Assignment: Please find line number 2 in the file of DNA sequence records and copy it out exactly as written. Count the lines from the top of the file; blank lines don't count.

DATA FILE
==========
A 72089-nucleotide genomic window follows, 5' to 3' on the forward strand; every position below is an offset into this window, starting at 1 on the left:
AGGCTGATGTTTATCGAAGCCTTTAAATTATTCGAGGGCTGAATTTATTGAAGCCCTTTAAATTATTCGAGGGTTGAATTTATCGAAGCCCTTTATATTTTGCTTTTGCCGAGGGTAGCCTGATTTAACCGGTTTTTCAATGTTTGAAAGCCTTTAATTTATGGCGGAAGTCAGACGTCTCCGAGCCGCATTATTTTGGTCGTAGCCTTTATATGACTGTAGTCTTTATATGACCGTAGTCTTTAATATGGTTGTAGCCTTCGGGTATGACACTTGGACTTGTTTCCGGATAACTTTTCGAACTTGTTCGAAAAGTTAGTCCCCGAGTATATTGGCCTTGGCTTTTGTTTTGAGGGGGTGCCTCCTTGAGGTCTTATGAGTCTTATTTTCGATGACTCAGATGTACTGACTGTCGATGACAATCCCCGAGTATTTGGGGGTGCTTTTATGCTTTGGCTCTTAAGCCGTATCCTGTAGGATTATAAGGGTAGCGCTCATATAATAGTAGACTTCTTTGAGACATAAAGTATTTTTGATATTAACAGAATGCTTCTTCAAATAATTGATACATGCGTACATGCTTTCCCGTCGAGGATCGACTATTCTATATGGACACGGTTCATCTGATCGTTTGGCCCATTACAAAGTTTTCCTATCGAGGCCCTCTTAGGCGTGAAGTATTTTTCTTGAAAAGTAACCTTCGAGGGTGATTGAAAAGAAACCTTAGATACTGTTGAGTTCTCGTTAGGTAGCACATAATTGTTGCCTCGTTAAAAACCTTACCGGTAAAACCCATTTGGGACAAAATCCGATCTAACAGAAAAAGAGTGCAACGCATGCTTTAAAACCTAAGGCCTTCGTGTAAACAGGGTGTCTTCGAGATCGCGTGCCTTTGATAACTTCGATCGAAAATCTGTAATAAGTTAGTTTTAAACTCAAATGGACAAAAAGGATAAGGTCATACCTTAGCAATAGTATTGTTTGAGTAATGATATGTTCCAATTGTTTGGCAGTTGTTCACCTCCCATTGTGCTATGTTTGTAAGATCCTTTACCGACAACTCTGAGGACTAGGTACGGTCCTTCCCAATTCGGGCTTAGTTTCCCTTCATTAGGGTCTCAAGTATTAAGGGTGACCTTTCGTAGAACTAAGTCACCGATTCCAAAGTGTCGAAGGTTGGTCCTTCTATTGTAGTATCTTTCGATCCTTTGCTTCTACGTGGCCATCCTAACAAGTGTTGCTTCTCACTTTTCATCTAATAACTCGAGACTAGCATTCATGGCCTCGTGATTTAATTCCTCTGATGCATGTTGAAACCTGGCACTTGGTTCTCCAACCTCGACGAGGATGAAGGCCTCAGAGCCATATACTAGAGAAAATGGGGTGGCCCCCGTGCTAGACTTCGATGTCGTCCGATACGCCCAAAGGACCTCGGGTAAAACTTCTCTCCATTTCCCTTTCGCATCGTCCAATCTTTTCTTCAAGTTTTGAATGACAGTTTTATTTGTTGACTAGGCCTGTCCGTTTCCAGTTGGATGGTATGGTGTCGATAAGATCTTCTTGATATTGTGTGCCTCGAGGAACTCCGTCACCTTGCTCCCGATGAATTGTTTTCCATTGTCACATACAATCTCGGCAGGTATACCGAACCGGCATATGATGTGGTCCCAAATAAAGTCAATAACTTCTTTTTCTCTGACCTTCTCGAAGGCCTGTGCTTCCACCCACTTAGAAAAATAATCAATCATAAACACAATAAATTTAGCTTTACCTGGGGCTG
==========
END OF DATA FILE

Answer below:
AGGCTGATGTTTATCGAAGCCTTTAAATTATTCGAGGGCTGAATTTATTGAAGCCCTTTAAATTATTCGAGGGTTGAATTTATCGAAGCCCTTTATATTTTGCTTTTGCCGAGGGTAGCCTGATTTAACCGGTTTTTCAATGTTTGAAAGCCTTTAATTTATGGCGGAAGTCAGACGTCTCCGAGCCGCATTATTTTGGTCGTAGCCTTTATATGACTGTAGTCTTTATATGACCGTAGTCTTTAATATGGTTGTAGCCTTCGGGTATGACACTTGGACTTGTTTCCGGATAACTTTTCGAACTTGTTCGAAAAGTTAGTCCCCGAGTATATTGGCCTTGGCTTTTGTTTTGAGGGGGTGCCTCCTTGAGGTCTTATGAGTCTTATTTTCGATGACTCAGATGTACTGACTGTCGATGACAATCCCCGAGTATTTGGGGGTGCTTTTATGCTTTGGCTCTTAAGCCGTATCCTGTAGGATTATAAGGGTAGCGCTCATATAATAGTAGACTTCTTTGAGACATAAAGTATTTTTGATATTAACAGAATGCTTCTTCAAATAATTGATACATGCGTACATGCTTTCCCGTCGAGGATCGACTATTCTATATGGACACGGTTCATCTGATCGTTTGGCCCATTACAAAGTTTTCCTATCGAGGCCCTCTTAGGCGTGAAGTATTTTTCTTGAAAAGTAACCTTCGAGGGTGATTGAAAAGAAACCTTAGATACTGTTGAGTTCTCGTTAGGTAGCACATAATTGTTGCCTCGTTAAAAACCTTACCGGTAAAACCCATTTGGGACAAAATCCGATCTAACAGAAAAAGAGTGCAACGCATGCTTTAAAACCTAAGGCCTTCGTGTAAACAGGGTGTCTTCGAGATCGCGTGCCTTTGATAACTTCGATCGAAAATCTGTAATAAGTTAGTTTTAAACTCAAATGGACAAAAAGGATAAGGTCATACCTTAGCAATAGTATTGTTTGAGTAATGATATGTTCCAATTGTTTGGCAGTTGTTCACCTCCCATTGTGCTATGTTTGTAAGATCCTTTACCGACAACTCTGAGGACTAGGTACGGTCCTTCCCAATTCGGGCTTAGTTTCCCTTCATTAGGGTCTCAAGTATTAAGGGTGACCTTTCGTAGAACTAAGTCACCGATTCCAAAGTGTCGAAGGTTGGTCCTTCTATTGTAGTATCTTTCGATCCTTTGCTTCTACGTGGCCATCCTAACAAGTGTTGCTTCTCACTTTTCATCTAATAACTCGAGACTAGCATTCATGGCCTCGTGATTTAATTCCTCTGATGCATGTTGAAACCTGGCACTTGGTTCTCCAACCTCGACGAGGATGAAGGCCTCAGAGCCATATACTAGAGAAAATGGGGTGGCCCCCGTGCTAGACTTCGATGTCGTCCGATACGCCCAAAGGACCTCGGGTAAAACTTCTCTCCATTTCCCTTTCGCATCGTCCAATCTTTTCTTCAAGTTTTGAATGACAGTTTTATTTGTTGACTAGGCCTGTCCGTTTCCAGTTGGATGGTATGGTGTCGATAAGATCTTCTTGATATTGTGTGCCTCGAGGAACTCCGTCACCTTGCTCCCGATGAATTGTTTTCCATTGTCACATACAATCTCGGCAGGTATACCGAACCGGCATATGATGTGGTCCCAAATAAAGTCAATAACTTCTTTTTCTCTGACCTTCTCGAAGGCCTGTGCTTCCACCCACTTAGAAAAATAATCAATCATAAACACAATAAATTTAGCTTTACCTGGGGCTG